Behavioral Characterizations of Naiveté for Time-Inconsistent Preferences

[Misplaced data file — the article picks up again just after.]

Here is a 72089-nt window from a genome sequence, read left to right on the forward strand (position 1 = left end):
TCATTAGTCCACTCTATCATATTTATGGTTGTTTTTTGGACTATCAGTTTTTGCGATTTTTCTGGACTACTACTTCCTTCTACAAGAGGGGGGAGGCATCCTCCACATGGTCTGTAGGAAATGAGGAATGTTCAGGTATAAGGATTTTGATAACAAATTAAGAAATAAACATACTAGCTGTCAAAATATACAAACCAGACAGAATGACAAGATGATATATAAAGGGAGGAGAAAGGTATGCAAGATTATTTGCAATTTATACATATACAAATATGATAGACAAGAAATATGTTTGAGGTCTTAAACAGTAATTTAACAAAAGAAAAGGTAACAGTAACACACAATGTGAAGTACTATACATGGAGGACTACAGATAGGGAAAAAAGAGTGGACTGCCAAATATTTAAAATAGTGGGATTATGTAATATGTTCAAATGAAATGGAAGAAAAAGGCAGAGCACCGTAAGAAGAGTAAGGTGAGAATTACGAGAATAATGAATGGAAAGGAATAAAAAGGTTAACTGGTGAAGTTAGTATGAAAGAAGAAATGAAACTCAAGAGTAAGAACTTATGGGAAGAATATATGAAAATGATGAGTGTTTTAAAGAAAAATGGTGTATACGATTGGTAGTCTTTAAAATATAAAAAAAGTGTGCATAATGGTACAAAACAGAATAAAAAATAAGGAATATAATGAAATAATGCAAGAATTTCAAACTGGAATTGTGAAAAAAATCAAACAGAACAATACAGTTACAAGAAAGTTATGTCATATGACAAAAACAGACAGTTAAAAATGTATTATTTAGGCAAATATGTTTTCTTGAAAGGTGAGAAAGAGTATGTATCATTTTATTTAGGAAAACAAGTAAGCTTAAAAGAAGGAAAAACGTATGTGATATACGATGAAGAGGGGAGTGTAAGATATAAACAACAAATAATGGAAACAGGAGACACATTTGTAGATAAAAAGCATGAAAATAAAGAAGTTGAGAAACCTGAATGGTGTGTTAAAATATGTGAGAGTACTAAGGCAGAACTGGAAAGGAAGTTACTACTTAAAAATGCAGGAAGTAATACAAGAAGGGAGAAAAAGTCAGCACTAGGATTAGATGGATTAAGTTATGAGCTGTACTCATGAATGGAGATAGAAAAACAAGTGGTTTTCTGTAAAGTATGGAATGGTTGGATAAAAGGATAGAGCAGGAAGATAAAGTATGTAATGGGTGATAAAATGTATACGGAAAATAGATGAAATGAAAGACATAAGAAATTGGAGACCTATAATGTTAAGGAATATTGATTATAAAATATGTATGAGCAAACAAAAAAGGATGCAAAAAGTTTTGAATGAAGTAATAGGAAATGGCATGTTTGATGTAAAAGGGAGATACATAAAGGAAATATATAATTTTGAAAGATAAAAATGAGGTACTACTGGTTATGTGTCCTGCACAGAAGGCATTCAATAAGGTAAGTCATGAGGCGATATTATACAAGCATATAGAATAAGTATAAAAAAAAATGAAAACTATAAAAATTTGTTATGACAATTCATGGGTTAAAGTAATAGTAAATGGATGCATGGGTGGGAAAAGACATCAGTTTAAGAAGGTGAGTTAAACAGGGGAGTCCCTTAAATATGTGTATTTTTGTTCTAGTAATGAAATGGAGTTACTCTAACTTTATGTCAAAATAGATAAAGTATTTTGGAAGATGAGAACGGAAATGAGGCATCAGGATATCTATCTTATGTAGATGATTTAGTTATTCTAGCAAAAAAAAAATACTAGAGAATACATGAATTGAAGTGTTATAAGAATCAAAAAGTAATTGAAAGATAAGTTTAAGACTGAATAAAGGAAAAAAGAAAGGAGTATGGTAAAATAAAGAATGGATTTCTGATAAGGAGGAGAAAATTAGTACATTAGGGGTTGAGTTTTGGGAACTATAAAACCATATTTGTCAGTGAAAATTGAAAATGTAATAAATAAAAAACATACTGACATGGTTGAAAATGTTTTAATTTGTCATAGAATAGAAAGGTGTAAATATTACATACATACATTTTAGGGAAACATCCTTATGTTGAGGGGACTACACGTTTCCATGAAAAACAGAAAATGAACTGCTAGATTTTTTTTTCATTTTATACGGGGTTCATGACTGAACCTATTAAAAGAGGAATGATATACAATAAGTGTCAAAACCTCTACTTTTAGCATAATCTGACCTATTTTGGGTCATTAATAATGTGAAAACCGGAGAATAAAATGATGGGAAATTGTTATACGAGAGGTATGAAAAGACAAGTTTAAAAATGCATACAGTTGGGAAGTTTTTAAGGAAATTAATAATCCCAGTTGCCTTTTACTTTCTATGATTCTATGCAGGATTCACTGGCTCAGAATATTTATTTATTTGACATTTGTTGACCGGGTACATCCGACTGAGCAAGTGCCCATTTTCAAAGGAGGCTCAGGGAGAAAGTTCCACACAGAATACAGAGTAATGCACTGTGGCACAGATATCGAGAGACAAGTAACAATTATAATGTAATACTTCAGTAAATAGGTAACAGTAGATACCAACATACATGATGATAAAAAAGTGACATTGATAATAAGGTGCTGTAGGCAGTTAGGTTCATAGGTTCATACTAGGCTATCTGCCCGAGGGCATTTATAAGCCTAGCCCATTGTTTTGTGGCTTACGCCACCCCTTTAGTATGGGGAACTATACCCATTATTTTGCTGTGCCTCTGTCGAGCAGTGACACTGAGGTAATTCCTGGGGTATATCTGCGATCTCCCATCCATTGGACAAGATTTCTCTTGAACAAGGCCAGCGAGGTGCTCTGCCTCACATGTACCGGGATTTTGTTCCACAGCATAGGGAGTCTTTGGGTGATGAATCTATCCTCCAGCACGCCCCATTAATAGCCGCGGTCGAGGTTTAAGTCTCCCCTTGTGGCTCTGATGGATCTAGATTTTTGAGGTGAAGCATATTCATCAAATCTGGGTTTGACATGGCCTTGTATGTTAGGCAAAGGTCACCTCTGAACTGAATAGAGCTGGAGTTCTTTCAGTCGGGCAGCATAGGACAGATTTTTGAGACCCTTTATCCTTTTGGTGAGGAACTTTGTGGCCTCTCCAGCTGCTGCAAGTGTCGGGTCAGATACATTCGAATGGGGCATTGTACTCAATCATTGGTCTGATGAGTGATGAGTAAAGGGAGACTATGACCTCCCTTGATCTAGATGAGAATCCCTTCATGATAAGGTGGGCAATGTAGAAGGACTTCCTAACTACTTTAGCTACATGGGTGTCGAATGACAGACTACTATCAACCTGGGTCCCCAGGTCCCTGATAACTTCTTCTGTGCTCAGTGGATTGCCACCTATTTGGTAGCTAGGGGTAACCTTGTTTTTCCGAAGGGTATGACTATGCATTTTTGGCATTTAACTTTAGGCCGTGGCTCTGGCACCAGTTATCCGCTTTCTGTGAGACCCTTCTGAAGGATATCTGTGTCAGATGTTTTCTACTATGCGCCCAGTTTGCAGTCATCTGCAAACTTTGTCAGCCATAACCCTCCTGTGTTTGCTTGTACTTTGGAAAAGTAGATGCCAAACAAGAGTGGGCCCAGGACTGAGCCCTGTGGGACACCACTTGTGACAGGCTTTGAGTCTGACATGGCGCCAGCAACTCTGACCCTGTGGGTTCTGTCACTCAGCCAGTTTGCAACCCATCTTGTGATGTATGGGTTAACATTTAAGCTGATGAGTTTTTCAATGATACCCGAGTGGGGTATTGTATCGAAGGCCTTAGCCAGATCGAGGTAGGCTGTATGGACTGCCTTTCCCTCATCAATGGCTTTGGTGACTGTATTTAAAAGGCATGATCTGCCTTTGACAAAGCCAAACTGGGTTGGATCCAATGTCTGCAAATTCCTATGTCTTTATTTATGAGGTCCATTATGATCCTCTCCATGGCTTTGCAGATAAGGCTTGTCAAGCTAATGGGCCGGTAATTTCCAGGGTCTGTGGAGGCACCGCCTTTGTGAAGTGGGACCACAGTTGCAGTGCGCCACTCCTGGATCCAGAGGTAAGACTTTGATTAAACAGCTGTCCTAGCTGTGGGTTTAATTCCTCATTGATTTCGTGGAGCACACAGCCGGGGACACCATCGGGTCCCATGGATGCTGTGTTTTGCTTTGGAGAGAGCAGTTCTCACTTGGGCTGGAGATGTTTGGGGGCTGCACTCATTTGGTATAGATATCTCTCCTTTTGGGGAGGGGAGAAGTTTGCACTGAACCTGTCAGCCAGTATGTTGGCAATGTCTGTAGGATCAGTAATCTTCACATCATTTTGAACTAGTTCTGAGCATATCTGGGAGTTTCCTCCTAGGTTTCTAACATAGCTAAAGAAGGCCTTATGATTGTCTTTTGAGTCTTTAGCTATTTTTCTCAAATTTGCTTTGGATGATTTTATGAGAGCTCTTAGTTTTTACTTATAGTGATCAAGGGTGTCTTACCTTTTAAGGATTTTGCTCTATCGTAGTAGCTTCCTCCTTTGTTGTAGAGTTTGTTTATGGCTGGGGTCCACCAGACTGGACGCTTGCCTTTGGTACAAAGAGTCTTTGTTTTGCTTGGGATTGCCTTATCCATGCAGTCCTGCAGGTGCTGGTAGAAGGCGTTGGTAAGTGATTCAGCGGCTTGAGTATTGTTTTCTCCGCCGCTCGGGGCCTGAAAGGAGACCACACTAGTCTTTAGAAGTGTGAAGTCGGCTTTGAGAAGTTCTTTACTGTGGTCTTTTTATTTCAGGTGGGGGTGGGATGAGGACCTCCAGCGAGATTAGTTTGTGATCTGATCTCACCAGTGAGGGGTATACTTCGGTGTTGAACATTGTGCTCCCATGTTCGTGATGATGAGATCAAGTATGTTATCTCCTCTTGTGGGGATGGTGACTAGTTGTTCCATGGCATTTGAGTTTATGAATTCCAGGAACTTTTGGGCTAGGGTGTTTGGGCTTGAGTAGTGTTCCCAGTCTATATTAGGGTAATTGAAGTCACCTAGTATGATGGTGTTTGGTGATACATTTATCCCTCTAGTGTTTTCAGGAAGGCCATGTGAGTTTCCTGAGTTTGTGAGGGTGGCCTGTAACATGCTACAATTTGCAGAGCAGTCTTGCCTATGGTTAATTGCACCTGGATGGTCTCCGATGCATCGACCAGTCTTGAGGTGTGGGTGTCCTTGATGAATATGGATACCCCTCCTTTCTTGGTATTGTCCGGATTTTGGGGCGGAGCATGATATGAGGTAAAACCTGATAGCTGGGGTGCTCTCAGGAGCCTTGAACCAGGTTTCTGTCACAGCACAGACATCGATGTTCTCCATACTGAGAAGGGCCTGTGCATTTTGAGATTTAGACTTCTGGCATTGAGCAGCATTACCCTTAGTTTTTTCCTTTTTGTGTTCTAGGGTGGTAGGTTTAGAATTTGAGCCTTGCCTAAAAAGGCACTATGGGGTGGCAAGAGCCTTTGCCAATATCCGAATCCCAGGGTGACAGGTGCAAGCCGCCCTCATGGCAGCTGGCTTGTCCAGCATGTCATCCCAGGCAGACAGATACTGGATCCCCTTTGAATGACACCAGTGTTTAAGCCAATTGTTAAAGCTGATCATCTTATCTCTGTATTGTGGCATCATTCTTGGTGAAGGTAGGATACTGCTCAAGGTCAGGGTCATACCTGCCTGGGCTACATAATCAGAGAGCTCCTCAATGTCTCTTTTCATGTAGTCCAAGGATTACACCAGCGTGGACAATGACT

We propose nonparametric definitions of absolute and comparative naiveté. These definitions leverage ex-ante choice of menu to identify predictions of future behavior and ex-post (random) choices from menus to identify actual behavior. The main advantage of our definitions is their independence from any assumed functional form for the utility function representing behavior. An individual is sophisticated if she is indifferent between choosing from a menu ex post or committing to the actual distribution of choices from that menu ex ante. She is naive if she prefers the flexibility in the menu, reflecting a mistaken belief that she will act more virtuously than she actually will. We propose two definitions of comparative naiveté and explore the restrictions implied by our definitions for several prominent models of time inconsistency. Finally, we discuss the implications of general naiveté for welfare and the design of commitment devices.